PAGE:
I know that AFVN operated AM broadcast operations throughout the country and there appears to have been hundreds of AM/CW only AN/GRR-5 receivers that were used for something so somewhere larger AM transmitters must have been used to broadcast to them?
 Large tactical networks were VHF multiplexed and VHF Troposcatter systems like the MRC-85 sets that carried lots of multiplexed telephone channels and early satellite systems like the MSC-44 that linked Vietnam back to Hawaii from outside of Saigon, the center of communications for all of Vietnam.
Saigon also operated HF channels to the Philippians, Okinawa and Bangkok but going to assume they were SSB.
The only place I can think of where AM stood tall was as still is today Aircraft communications being that was all VHF AM. So what I am asking here is if anyone knows of AM operations during the war? Or do we have to go back earlier to Korea?





Nick KG2IR has a wonderful example of the "Angry 19" in his H2.  I'm attaching 3 photos. Nice installation

Al


* GRC 19 Rear cargo area H2.gif (821.35 KB, 1500x997 - viewed 242 times.)

* GRC 19 PS.gif (725.53 KB, 1500x997 - viewed 237 times.)

* H2 Front.gif (708.28 KB, 1500x997 - viewed 202 times.)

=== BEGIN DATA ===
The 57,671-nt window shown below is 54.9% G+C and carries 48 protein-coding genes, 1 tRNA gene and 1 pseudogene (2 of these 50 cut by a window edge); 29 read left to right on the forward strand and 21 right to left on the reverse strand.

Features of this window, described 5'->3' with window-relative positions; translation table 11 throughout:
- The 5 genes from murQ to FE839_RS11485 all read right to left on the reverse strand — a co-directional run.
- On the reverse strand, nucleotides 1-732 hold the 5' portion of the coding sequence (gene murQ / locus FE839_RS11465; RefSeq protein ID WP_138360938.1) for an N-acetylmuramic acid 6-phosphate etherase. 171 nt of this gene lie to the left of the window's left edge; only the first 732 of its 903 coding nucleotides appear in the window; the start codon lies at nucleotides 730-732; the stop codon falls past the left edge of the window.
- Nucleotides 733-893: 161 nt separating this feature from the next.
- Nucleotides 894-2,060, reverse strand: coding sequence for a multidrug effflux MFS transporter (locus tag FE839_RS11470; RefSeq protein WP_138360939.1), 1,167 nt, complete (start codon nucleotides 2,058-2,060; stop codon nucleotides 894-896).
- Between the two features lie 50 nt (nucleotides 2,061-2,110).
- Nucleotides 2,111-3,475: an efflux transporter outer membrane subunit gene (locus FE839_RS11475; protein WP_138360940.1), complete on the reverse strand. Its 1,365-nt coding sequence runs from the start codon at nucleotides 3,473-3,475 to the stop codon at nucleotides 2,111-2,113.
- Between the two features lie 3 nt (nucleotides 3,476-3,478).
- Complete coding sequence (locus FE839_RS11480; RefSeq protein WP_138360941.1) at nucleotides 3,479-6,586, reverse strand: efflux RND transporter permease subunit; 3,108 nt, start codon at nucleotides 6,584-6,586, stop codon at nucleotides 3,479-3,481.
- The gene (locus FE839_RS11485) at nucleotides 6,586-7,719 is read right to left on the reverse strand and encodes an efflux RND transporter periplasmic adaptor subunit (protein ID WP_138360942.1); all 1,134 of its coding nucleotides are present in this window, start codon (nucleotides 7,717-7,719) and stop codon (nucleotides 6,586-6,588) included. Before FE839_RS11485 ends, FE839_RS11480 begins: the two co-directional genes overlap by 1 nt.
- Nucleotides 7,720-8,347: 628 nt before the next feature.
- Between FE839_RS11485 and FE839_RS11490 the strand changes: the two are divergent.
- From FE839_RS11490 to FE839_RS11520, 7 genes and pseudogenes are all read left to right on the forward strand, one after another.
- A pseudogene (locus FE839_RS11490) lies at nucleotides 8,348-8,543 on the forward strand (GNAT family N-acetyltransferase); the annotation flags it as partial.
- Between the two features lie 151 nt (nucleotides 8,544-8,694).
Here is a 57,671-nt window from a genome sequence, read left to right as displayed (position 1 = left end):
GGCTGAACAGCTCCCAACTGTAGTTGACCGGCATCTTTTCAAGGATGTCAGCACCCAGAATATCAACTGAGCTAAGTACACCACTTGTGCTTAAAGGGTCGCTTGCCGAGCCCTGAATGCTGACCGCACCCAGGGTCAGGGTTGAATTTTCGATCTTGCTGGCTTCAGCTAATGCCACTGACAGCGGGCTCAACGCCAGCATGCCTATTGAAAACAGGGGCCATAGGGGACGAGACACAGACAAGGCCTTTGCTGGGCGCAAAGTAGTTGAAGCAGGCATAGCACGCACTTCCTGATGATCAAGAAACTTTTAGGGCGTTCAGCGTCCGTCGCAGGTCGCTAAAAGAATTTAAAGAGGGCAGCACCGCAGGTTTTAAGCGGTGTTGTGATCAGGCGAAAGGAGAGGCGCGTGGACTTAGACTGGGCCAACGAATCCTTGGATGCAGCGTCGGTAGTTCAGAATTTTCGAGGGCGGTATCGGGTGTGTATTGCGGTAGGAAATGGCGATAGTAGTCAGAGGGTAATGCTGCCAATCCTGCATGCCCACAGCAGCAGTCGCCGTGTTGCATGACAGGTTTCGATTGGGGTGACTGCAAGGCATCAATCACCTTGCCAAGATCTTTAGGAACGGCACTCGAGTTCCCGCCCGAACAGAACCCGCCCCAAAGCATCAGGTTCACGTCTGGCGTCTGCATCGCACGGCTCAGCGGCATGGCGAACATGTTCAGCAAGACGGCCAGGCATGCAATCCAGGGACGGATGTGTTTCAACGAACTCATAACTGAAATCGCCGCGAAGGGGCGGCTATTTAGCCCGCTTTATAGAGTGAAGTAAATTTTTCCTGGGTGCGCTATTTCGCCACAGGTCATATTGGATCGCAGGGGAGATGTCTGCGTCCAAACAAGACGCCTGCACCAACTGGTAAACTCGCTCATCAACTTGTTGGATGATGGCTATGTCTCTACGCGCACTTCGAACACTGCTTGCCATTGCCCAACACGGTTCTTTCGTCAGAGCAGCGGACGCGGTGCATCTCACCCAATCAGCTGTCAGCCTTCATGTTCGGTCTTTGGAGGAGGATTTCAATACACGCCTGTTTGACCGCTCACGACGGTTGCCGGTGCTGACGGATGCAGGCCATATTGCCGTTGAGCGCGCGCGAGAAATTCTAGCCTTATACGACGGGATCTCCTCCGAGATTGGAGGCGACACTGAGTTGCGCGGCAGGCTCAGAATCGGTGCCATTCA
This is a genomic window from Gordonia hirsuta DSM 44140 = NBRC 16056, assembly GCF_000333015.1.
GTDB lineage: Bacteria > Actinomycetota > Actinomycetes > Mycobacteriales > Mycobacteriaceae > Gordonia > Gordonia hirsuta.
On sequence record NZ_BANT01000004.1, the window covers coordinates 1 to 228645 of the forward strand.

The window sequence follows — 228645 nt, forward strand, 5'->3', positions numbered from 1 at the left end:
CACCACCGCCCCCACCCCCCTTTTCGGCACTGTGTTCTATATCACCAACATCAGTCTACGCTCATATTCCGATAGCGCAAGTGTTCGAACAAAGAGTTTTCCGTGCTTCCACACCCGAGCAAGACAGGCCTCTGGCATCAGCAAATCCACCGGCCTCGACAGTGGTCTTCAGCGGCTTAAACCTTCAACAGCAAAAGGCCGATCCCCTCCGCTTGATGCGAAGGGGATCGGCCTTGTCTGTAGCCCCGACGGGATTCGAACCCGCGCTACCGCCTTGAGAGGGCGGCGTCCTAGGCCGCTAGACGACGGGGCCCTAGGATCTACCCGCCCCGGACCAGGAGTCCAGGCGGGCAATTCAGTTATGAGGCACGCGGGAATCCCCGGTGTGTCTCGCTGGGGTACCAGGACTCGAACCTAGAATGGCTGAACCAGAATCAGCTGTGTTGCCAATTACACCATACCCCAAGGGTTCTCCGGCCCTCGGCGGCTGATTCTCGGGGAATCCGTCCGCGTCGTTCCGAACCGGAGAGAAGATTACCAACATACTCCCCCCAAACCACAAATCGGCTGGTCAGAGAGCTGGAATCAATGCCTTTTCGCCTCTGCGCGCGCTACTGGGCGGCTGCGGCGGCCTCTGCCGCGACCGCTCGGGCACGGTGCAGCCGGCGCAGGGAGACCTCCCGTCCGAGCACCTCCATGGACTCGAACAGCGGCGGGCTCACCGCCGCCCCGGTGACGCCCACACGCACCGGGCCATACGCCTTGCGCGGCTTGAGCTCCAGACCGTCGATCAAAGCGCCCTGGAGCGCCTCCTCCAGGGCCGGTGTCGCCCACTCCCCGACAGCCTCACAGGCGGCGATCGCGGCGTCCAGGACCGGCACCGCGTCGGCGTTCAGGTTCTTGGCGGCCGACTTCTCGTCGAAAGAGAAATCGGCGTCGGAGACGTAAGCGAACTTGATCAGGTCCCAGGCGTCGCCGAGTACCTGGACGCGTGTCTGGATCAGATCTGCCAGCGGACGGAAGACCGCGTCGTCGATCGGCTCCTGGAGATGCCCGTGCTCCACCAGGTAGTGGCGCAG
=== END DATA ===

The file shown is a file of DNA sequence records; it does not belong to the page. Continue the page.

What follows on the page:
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« Reply #2 on: April 06, 2018, 05:16:58 PM »

Quote
The only place I can think of where AM stood tall was as still is today Aircraft communications being that was all VHF AM. So what I am asking here is if anyone knows of AM operations during the war? Or do we have to go back earlier to Korea?


Well I wuz in the Army from 1959 to 1965 as a radio repair man and all around como man. We didn't use AM for anything except for aircraft as you pointed out. Most of the guys that were in WW11 are now gone that were hams and might have known more about the modes used then. I suspect that most communications for ground operations were wide band FM. When I was in Korea (1959-1960) we used FM and CW. All CW was encrypted but at its lowest level as no war was going on in them days. To operate AM when I was in service an operator had to know how to set it up as most transmitters weren't plug & play, so therefore more training may have been necessary at least with the equipment that we had. We still had some vintage WW11 equipment in use and as a matter of fact, there were some BC-610's in Vietnam. A friend of mine had a BC-610 set up on what would have been our state side AM band broadcasting frequencies, broadcasting music and other talk shows that was of interest to the troops out of Saigon. He told me that every few days he had to reset the OSC back to the AM frequency they were using due to the drift that BC-610's are infamously known for. I wonder if that transmitter is still over there? 
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« Reply #3 on: April 06, 2018, 07:00:31 PM »

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The only place I can think of where AM stood tall was as still is today Aircraft communications being that was all VHF AM. So what I am asking here is if anyone knows of AM operations during the war? Or do we have to go back earlier to Korea?